Devi #1

Devi is one of two launch series from the mind of Virgin Comics' Chief Visionary Shekhar Kapur, a man best known in America for the Oscar-nominated film Elizabeth. Kapur actually grew up in India, where he released a film that still has a strong following fifteen years later called Mr. India. Growing up in India, Kapur was exposed to comics in a different way than Americans (and was indeed, influenced by them). There, comics were hugely popular and were quite often based on Indian mythology. While they didn't stay popular, just like American comics, Kapur believes that Indian comics have huge potential.

Shekhar Kapur, from the back of Devi #1:
"The success of the Indian Comic Book and it's related offshoots will come not from copying manga, but from using the base of existing Indian Mythology and Art Form, and creating a unique product that has international appeal. Just like Manga did. I know of no other culture so rich and diverse in Mythology as India."

So, with …


A new Marvel mini-series debuted this past week from Dwayne McDuffie and Scott Kolins called Beyond! It's a really fun premise: an ecclectic group of superheroes and supervillains are thrown together to try to survive a galactic experience which pits them against each other. Included in this group are Spider-Man, Medusa, Hank Pym, Wasp, Gravity, Firebird, The Hood, Kraven the Hunter, and Venom. A voice commands them to fight their enemies to receive whatever their heart desires, and of course, immediately, one of the villains attempts to indulge the voice. Then another villain decides he wishes to kill his enemy like the voice said anyway and causes trouble which causes another hero to join the's like watching dominos fall. Unfortunately, the entire first issue is like watching dominos fall. Nothing interesting or surprising really happens (especially the fake-out ending which no reader can believe to hold any weight). It's really like watching everything happ…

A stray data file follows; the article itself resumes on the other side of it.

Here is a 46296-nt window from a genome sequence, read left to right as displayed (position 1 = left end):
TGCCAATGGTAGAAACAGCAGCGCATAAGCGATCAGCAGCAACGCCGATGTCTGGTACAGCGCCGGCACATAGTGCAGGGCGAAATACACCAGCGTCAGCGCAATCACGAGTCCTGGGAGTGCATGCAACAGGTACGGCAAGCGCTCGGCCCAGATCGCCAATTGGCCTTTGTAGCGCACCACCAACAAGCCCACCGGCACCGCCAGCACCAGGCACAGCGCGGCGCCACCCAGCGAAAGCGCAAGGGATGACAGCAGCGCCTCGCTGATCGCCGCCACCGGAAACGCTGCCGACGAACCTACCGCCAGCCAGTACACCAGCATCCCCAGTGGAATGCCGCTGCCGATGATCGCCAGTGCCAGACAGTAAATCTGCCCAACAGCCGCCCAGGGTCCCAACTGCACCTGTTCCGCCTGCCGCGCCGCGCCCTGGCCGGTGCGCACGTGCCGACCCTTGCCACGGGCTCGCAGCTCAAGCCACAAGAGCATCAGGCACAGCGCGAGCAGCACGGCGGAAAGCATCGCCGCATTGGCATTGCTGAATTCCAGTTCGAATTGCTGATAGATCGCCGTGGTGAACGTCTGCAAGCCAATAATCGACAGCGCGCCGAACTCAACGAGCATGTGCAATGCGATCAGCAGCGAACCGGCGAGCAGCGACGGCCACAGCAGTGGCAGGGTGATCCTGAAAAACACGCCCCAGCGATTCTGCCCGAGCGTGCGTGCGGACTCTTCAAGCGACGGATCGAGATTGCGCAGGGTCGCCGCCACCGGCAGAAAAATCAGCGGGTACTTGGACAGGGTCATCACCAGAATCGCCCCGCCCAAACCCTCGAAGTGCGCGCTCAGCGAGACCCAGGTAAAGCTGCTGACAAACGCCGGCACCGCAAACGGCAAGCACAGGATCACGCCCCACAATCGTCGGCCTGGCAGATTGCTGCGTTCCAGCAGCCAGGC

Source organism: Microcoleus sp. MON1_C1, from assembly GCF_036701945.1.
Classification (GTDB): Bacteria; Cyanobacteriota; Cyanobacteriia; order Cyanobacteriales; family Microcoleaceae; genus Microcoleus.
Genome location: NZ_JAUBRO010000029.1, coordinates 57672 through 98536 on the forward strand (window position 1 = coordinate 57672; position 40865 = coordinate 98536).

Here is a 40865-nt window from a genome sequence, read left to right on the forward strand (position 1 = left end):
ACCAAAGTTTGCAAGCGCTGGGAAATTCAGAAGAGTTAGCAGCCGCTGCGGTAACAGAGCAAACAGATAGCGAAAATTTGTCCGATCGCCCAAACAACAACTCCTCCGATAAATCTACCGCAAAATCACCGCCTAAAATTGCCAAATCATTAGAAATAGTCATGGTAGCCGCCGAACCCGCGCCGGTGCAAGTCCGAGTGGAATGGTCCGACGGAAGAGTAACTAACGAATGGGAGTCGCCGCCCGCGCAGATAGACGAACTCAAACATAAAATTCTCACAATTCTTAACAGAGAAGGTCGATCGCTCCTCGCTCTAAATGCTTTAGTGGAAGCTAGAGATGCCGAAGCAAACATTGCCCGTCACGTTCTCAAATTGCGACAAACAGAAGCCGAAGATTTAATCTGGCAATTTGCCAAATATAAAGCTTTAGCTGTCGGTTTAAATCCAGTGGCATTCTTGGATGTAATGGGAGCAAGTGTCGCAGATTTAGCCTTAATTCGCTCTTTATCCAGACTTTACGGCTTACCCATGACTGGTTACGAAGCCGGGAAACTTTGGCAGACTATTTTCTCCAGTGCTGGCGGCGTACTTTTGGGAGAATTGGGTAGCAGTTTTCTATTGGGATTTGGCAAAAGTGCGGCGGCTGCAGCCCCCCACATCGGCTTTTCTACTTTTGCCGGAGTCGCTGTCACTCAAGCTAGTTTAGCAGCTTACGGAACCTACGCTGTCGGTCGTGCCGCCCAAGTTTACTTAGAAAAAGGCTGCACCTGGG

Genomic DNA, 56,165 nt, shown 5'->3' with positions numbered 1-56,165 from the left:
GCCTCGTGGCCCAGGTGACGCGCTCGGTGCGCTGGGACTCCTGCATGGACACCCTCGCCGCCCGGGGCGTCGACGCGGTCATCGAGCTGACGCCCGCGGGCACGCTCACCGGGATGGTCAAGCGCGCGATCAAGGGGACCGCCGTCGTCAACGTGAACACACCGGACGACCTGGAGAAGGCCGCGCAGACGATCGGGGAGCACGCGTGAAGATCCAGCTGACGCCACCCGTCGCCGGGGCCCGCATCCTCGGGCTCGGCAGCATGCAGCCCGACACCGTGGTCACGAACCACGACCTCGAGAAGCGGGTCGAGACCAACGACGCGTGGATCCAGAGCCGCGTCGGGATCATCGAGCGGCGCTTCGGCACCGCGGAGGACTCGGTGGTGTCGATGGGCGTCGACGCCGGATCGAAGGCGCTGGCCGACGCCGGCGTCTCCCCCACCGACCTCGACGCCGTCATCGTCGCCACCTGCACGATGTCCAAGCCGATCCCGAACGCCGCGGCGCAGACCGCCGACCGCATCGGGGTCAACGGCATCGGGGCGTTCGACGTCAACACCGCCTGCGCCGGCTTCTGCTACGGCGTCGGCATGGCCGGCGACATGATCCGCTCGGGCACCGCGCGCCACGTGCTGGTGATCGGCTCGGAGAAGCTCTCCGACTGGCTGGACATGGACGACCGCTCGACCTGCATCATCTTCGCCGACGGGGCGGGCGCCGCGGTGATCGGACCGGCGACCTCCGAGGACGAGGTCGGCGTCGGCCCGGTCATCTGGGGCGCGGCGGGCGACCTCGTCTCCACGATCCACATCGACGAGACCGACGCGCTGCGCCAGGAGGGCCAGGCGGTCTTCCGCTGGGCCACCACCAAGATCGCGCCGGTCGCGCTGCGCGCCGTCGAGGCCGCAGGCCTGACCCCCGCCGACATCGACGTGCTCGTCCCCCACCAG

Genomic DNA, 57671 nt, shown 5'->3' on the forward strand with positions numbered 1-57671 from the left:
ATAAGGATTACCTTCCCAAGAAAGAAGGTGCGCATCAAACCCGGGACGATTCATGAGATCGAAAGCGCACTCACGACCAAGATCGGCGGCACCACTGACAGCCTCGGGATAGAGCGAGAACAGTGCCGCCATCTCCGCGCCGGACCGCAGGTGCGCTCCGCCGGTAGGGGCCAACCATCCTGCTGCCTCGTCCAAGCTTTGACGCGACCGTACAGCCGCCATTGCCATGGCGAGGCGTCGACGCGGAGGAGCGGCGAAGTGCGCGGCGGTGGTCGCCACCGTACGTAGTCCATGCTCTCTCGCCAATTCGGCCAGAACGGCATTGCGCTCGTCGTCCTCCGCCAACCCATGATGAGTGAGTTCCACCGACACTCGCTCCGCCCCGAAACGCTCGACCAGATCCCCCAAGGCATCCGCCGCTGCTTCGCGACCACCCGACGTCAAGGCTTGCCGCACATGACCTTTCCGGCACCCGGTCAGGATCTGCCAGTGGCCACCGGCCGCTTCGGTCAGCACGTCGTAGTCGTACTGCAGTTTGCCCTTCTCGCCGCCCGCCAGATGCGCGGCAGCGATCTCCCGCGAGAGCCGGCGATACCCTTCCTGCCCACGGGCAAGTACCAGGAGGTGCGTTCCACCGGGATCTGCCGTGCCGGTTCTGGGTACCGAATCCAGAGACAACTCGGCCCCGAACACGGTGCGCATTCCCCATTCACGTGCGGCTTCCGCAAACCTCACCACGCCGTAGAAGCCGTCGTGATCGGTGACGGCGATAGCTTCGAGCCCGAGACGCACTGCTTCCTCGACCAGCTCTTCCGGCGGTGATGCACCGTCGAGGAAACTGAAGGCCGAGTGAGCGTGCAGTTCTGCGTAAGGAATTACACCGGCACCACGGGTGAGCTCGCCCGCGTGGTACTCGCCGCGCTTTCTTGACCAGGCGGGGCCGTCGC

Love Roma

I had the chance to read the first volume of Love Roma this week, by first-time manga creator Minoru Toyoda. It's been on my bookshelves for awhile now, and I was in the mood for a manga since Patrick began reading Death Note and got me all excited about it again.

Love Roma is a romantic comedy that doesn't really look like other manga. It has its own unique look about it, one that Patrick described as "video-gameish." It's kind of stiff-looking, but probably intentionally so. It makes for a different sort of experience if anything. Since it is a comedy, I find that I may not enjoy it as much as other people, just because I have such a weird, narrow taste in what I find funny. But it is a charming book nonetheless. It's pretty silly, what with the entire classroom following the blossoming relationship between Negishi and Hoshino, since Hoshino is blunt and always announcing his intentions and feelings to the classroom at large, who applaud and laugh in respo…

In Stores 7/6

Comics ship on Thursday this week because of Independence Day. And it's quite a week. Here are the highlights...

Epileptic TP - Pantheon releases the critically-acclaimed Epileptic from David B. in a nice affordable softcover edition.

Devi #1 - The first issue of Devi, from the brand-new company Virgin Comics, follows a warrior goddess and the unseen war she fights.

Flight (Volume 3) TP - While it's been in bookstores for a few weeks now, the latest Flight anthology makes its comic shop debut.

Death Note (Volume 6) TP - Also making its first comic store appearance after several weeks of being on the shelves of the local Barnes & Noble, is the latest great installment of Death Note.

Beyond #1 (of 6) - The newest Marvel mini-series follows a group of several heroes (and villains) thrown together via strange circumstances, from Firestar to Kraven the Hunter. Expect to see a lot of Spidey on the covers of this book starring mostly C-List characters.

Fables (Volume 7) Arabian Nigh…

Polly & the Pirates

Ted Naifeh, the writer/artist behind the phenomenal Courtney Crumrin series, has created another spectacular character in Polly Pringle, making such a feat seem much easier than it could ever be. I think the character design of Polly is his best yet, even in comparison to the monsters and strange creatures that have graced his pages. She moves between two worlds, one where she is a studious young woman attending a prestigious school, and another when she is shanghaid by pirates and steps into a role that seems to be on the opposite side of the spectrum. There's a nice panel in the sixth and last issue of the mini-series where Polly lets her hair down from their tight buns to let them hang in pigtails, in typical girly fashion, a transformation that allows Polly to return to the academic world we found her in at the beginning of the series. The scene not only showcased the two very different looks of the character, but her diverse nature - a nature you can see in both the exemplary…